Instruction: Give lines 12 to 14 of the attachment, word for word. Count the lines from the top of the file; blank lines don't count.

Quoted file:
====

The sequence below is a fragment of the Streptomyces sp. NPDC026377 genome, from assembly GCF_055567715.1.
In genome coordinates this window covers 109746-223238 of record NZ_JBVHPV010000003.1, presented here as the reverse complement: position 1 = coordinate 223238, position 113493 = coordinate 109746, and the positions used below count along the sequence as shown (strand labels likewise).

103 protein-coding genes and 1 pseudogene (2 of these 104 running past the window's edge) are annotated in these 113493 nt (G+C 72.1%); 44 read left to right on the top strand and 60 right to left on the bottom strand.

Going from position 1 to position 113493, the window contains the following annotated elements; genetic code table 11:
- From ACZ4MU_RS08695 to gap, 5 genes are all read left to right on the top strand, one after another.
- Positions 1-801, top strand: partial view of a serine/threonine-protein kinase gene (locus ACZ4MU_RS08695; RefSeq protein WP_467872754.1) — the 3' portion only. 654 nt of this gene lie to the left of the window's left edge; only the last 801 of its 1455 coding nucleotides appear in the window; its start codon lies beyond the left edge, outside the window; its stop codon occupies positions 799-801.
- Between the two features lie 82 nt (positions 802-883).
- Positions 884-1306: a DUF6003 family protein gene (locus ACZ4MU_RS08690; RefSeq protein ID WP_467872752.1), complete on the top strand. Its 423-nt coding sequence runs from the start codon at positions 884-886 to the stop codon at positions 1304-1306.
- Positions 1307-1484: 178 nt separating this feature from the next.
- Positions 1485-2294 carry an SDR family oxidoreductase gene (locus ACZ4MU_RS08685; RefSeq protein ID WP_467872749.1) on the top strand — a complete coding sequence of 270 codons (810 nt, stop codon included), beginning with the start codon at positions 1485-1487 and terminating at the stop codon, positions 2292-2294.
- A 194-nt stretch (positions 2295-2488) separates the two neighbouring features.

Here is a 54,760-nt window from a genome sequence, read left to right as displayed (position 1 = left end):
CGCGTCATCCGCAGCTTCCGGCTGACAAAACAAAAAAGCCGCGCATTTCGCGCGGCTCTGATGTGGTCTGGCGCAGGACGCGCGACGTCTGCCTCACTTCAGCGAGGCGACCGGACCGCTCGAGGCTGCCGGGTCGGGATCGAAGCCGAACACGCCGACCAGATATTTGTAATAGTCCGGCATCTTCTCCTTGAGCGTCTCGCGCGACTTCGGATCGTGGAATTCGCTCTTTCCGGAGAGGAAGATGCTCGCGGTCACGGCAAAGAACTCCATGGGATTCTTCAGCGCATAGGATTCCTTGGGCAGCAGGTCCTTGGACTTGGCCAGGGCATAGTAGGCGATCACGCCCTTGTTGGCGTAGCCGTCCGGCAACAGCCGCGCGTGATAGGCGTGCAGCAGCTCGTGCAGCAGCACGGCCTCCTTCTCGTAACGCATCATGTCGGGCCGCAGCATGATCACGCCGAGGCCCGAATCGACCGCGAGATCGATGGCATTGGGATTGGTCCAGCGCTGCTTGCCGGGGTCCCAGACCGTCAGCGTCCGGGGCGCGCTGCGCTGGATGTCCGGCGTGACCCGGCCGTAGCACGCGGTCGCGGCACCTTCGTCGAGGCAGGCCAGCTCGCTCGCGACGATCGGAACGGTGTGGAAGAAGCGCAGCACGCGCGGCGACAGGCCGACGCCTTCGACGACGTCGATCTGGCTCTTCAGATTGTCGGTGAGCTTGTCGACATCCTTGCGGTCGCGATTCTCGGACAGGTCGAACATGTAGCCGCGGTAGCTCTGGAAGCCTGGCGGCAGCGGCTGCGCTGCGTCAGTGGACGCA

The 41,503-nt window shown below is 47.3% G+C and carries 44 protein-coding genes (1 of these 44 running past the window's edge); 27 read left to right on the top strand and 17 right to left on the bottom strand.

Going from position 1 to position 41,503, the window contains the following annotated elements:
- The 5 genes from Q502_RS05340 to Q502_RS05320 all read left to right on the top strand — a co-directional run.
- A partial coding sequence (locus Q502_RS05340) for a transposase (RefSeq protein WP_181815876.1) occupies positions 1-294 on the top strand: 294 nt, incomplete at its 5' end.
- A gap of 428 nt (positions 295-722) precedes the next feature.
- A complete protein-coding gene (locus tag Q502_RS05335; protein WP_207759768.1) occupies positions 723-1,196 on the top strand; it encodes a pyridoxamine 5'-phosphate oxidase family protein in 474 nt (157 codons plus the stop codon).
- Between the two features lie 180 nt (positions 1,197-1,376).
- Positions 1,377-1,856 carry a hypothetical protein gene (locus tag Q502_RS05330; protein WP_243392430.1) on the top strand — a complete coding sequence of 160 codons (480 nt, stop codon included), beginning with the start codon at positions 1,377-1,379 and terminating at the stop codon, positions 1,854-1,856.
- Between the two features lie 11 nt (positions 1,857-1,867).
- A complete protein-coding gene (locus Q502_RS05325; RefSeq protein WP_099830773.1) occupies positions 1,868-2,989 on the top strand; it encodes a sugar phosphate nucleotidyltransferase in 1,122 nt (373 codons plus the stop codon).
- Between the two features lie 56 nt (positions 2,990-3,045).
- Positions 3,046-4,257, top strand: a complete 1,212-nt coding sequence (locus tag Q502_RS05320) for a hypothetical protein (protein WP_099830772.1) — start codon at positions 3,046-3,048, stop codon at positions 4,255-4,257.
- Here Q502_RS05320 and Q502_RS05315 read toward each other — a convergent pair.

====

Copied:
Here is a 54,760-nt window from a genome sequence, read left to right as displayed (position 1 = left end):
CGCGTCATCCGCAGCTTCCGGCTGACAAAACAAAAAAGCCGCGCATTTCGCGCGGCTCTGATGTGGTCTGGCGCAGGACGCGCGACGTCTGCCTCACTTCAGCGAGGCGACCGGACCGCTCGAGGCTGCCGGGTCGGGATCGAAGCCGAACACGCCGACCAGATATTTGTAATAGTCCGGCATCTTCTCCTTGAGCGTCTCGCGCGACTTCGGATCGTGGAATTCGCTCTTTCCGGAGAGGAAGATGCTCGCGGTCACGGCAAAGAACTCCATGGGATTCTTCAGCGCATAGGATTCCTTGGGCAGCAGGTCCTTGGACTTGGCCAGGGCATAGTAGGCGATCACGCCCTTGTTGGCGTAGCCGTCCGGCAACAGCCGCGCGTGATAGGCGTGCAGCAGCTCGTGCAGCAGCACGGCCTCCTTCTCGTAACGCATCATGTCGGGCCGCAGCATGATCACGCCGAGGCCCGAATCGACCGCGAGATCGATGGCATTGGGATTGGTCCAGCGCTGCTTGCCGGGGTCCCAGACCGTCAGCGTCCGGGGCGCGCTGCGCTGGATGTCCGGCGTGACCCGGCCGTAGCACGCGGTCGCGGCACCTTCGTCGAGGCAGGCCAGCTCGCTCGCGACGATCGGAACGGTGTGGAAGAAGCGCAGCACGCGCGGCGACAGGCCGACGCCTTCGACGACGTCGATCTGGCTCTTCAGATTGTCGGTGAGCTTGTCGACATCCTTGCGGTCGCGATTCTCGGACAGGTCGAACATGTAGCCGCGGTAGCTCTGGAAGCCTGGCGGCAGCGGCTGCGCTGCGTCAGTGGACGCA

The 41,503-nt window shown below is 47.3% G+C and carries 44 protein-coding genes (1 of these 44 running past the window's edge); 27 read left to right on the top strand and 17 right to left on the bottom strand.